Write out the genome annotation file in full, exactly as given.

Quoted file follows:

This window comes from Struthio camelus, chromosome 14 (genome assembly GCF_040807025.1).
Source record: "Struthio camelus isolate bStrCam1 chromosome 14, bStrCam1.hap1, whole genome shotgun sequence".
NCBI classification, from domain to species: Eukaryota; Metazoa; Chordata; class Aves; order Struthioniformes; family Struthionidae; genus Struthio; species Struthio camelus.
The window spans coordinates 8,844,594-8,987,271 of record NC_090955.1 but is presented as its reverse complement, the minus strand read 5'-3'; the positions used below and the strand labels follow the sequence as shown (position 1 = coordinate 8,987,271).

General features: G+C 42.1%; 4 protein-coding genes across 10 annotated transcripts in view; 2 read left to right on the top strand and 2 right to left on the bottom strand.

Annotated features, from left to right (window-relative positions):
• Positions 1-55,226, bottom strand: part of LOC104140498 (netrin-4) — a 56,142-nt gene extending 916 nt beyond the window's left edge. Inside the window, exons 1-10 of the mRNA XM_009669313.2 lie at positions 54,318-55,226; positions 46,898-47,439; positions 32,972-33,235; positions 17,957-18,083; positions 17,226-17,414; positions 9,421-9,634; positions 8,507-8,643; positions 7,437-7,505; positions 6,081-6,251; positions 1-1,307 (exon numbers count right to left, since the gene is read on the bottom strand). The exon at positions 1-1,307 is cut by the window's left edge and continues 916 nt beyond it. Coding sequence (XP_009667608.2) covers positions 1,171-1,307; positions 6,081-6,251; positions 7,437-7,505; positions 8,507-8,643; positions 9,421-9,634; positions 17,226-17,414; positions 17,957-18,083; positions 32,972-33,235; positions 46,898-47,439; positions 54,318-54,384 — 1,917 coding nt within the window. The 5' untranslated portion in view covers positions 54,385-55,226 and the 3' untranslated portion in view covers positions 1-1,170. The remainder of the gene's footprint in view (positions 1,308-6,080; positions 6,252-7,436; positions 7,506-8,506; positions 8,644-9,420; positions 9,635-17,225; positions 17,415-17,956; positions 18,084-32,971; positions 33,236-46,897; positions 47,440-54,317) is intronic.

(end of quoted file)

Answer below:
This window comes from Struthio camelus, chromosome 14 (genome assembly GCF_040807025.1).
Source record: "Struthio camelus isolate bStrCam1 chromosome 14, bStrCam1.hap1, whole genome shotgun sequence".
NCBI classification, from domain to species: Eukaryota; Metazoa; Chordata; class Aves; order Struthioniformes; family Struthionidae; genus Struthio; species Struthio camelus.
The window spans coordinates 8,844,594-8,987,271 of record NC_090955.1 but is presented as its reverse complement, the minus strand read 5'-3'; the positions used below and the strand labels follow the sequence as shown (position 1 = coordinate 8,987,271).

General features: G+C 42.1%; 4 protein-coding genes across 10 annotated transcripts in view; 2 read left to right on the top strand and 2 right to left on the bottom strand.

Annotated features, from left to right (window-relative positions):
• Positions 1-55,226, bottom strand: part of LOC104140498 (netrin-4) — a 56,142-nt gene extending 916 nt beyond the window's left edge. Inside the window, exons 1-10 of the mRNA XM_009669313.2 lie at positions 54,318-55,226; positions 46,898-47,439; positions 32,972-33,235; positions 17,957-18,083; positions 17,226-17,414; positions 9,421-9,634; positions 8,507-8,643; positions 7,437-7,505; positions 6,081-6,251; positions 1-1,307 (exon numbers count right to left, since the gene is read on the bottom strand). The exon at positions 1-1,307 is cut by the window's left edge and continues 916 nt beyond it. Coding sequence (XP_009667608.2) covers positions 1,171-1,307; positions 6,081-6,251; positions 7,437-7,505; positions 8,507-8,643; positions 9,421-9,634; positions 17,226-17,414; positions 17,957-18,083; positions 32,972-33,235; positions 46,898-47,439; positions 54,318-54,384 — 1,917 coding nt within the window. The 5' untranslated portion in view covers positions 54,385-55,226 and the 3' untranslated portion in view covers positions 1-1,170. The remainder of the gene's footprint in view (positions 1,308-6,080; positions 6,252-7,436; positions 7,506-8,506; positions 8,644-9,420; positions 9,635-17,225; positions 17,415-17,956; positions 18,084-32,971; positions 33,236-46,897; positions 47,440-54,317) is intronic.